Mojotone Lee Dickson Brown-E Strat Pickup Set

When we talk about Brown-E pickups here, let’s just be clear that it’s obviously a nod to Clapton’s 1956 Fender Stratocaster “Brownie”. This is a fairly basic Strat construction. Alder body, maple neck and maple fingerboard. Clapton is digging “broken in” guitars at the time and finds this one for about $400 in 1967. Primarily known for two studio albums (“Eric Clapton” and “Layla and Other Assorted Love Songs“), Brownie was auctioned for charity in 1999 for close to $500k. So, hold on to those Strats fellas. HaHa!

Back in 1956, Fender is using 42 gauge Formvar guided by hand to about 8000 turns. Hand-guided is essentially the same as wound by hand. That does not mean someone sits there and spins the bobbin by hand 8000 times, laying the wire with the other hand. Yes, there are people that see “hand wound” and think that. LOL! A machine spins the bobbin and the person guides it by hand. This is also known as scatter winding, as a human will not have the accuracy to lay down wire with the precision of a CNC (for example). So there are inherent inconsistencies, which are also part of the magic.

Mojotone Lee Dickson Brown-E
Mojotone Lee Dickson Brown-E

For an idea of the sound for the Brown-E set, let’s consider the goals. Much of the tone of 1970’s self-titled “Eric Clapton” is quintessential Stratocaster snap and a mean slinky snarl. After Midnight, Blues Power, and Let It Rain are fine examples

“Layla…” is recorded almost immediately after “Eric Clapton” and also hit the streets in 1970. To really hear what Clapton is doing, we have to work very hard to listen beyond the legendary slide guitar of Duane Allman. Bell Bottom Blues, however, is all Clapton and an excellent listen for Brownie at work. The title track is a big fat lesson in complimentary noodling throughout each verse. Hard to imagine that this album was considered a commercial and critical flop at the time of release.

It’s strongly believed that Brownie was used for “The London Howlin’ Wolf Sessions“, which is full of great example of raw blues guitar playing. Check out Red Rooster and Wang Dang Doodle.

Factoring those elements into the Brown-E set, you get chimey highs and bold lows. They work together to give the Brown-E pickups a rounder tone. The mids are voiced to compliment that fatter character while keeping things from getting harsh.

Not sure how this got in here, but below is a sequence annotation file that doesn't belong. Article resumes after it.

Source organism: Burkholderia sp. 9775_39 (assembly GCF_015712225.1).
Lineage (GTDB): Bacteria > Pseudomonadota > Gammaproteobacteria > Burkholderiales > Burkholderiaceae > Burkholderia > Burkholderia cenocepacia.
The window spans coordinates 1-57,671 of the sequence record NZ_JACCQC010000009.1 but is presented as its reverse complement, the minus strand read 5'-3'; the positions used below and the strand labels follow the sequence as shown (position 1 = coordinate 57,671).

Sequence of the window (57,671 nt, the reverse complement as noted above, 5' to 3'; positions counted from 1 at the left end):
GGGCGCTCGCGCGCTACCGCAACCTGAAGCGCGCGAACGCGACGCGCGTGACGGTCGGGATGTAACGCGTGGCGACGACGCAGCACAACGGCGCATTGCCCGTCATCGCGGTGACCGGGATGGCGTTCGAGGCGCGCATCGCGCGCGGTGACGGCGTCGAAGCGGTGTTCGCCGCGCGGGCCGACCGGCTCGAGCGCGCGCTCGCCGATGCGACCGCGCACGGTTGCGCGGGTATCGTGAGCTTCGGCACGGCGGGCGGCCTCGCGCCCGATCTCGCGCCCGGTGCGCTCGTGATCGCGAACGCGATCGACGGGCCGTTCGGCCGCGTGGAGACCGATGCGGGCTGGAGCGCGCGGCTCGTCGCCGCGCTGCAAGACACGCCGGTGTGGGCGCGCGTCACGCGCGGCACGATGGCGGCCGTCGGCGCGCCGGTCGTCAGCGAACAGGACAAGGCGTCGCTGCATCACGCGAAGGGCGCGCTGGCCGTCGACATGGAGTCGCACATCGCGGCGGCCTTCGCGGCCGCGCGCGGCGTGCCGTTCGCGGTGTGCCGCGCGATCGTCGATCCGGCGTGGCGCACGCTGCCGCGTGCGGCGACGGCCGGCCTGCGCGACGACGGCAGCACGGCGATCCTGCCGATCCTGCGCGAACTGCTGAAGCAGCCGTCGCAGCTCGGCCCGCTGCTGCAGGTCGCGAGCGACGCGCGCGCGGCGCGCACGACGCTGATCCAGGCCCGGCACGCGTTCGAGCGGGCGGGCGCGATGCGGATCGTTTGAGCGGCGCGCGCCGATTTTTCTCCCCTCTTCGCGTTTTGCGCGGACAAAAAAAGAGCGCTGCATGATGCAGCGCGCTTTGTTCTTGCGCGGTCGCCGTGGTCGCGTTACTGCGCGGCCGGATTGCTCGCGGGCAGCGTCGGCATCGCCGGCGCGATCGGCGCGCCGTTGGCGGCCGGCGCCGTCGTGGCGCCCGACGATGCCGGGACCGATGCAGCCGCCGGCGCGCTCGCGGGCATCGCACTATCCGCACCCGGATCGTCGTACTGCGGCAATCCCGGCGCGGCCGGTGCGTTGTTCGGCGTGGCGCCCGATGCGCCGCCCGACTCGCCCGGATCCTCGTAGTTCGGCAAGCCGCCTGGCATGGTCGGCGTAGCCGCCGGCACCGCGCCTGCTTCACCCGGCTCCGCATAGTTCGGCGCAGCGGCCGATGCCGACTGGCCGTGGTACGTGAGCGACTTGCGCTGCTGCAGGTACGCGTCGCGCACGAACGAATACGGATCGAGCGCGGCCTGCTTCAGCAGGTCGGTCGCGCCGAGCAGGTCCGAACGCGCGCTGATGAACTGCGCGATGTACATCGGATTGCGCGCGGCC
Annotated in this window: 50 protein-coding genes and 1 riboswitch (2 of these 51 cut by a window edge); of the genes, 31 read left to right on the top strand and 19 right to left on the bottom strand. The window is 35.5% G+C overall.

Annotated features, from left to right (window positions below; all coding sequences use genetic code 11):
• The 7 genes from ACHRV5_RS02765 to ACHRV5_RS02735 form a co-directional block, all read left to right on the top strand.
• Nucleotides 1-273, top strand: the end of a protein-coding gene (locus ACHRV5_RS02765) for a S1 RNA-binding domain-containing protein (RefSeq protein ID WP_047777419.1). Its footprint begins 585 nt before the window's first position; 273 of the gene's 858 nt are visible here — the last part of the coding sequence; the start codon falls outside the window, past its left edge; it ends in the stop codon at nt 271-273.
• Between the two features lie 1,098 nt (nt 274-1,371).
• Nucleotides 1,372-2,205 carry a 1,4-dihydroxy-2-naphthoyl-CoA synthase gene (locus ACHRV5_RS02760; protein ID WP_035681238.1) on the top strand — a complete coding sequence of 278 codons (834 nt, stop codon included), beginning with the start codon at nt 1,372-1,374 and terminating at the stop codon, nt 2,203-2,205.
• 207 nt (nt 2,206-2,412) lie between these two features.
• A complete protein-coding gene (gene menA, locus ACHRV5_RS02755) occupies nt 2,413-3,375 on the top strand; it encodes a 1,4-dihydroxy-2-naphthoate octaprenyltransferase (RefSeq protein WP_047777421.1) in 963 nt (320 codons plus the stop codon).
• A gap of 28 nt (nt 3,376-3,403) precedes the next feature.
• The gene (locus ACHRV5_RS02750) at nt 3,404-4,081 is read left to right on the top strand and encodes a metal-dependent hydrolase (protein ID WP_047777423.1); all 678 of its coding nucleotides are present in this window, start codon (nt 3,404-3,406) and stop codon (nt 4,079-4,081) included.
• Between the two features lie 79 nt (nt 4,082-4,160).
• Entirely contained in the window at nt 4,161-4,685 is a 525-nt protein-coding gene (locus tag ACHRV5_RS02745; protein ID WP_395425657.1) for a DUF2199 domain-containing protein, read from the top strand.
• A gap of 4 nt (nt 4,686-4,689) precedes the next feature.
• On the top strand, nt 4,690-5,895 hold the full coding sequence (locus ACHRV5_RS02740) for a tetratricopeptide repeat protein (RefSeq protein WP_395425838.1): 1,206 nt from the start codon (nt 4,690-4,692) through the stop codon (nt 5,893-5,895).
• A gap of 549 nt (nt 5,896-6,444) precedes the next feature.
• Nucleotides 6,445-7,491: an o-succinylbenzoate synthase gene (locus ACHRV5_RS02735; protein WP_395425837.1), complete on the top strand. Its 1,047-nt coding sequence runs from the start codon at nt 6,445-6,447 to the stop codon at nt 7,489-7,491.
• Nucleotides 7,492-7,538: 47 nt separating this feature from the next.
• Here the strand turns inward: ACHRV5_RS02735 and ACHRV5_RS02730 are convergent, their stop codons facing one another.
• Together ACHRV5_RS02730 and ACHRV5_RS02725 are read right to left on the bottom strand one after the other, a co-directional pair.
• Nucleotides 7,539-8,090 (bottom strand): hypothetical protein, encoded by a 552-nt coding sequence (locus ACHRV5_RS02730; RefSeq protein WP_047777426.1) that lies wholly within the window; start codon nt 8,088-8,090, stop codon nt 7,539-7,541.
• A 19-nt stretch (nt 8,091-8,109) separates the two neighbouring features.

For installation, the Brown-E set goes in a 1990 American Standard Stratocaster with a maple neck and board. I am using the Mojotone Solderless Strat Blender Harness, so install is a snap. This harness lets me blend in some neck to positions 1 and 2, and some bridge into positions 4 and 5. Since Clapton is all about the 2nd and 4th positions, that makes it fun.

Mojotone partnered with Lee Dickson on these pickups. Lee is the tech that was with Clapton for 30 years. He is an authority on Clapton’s tone. The Brown-E set is an excellent nod to the mid-50s Fender single coil pickup. It is crisp and clear and articulate. With dirty and clean amp tones alike, the Brown-E is transparent and is conducive to pristine sustain. Every position of the selector switch is a totally usable voice adding to a full tonal palate.

Since I’m a high-gain player, you know I definitely went around the block with some juiced-up amp tones. Let me tell you, the Brown-E set can stand right up to that challenge and deliver the goods. Every single riff, lick, and trick is within reach here, making the Brown-E set much more versatile than one might expect. This is a truly impressive set of single coil pickups. If you’re not a Strat player, these will make you want to become one.

How about some specs?

Brown-E Bridge
Resistance – 6.825 K
Inductance – 2.765 H
Magnet – Alnico 5

Brown-E Middle
Resistance – 6.325 K
Inductance – 2.437 H
Magnet – Alnico 5

Brown-E Neck
Resistance – 6.385 K
Inductance – 2.453 H
Magnet – Alnico 5

Yep, those numbers are all fairly similar. That’s how it’s going on back in the day. Make them all the same, stick them in a pile, and grab them randomly for installation.

Let’s look at a demo:

Lee Dickson Brown-E Pickups By Mojotone – Demo

While the Brown-E set is clearly a take on a specific tone on a few albums in the early 70s, they are more than that. As the example is a set of mid 50s single coils, there is a lot that the Brown-E pickups are capable of doing. Country, Surf, Jazz, Blues, Funk, Pop, Classic Rock, Reggae, Texas Blues, and more!

You can find the Brown-E pickups as singles or as a set, as well as in a loaded pre-wired pickguard in a wide selection of pickguard options. Pickup cover choices include white, black, mint green, parchment, cream, and aged white. They are also available via the Amazon link down below.

For reference, this Mojotone Lee Dickson Brown-E Strat pickup set evaluation was conducted with a Fractal Axe-Fx II XL+ featuring Celestion Impluse Responses and Fractal MFC-101 MIDI Foot Controller.  Real cabs in use are Marshall 1960BMojotone British, and Peavey 6505 cabs loaded with Celestion Classic Series Vintage 30s, Classic Series G12M Greenbacks, and Heritage Series G12-65s.

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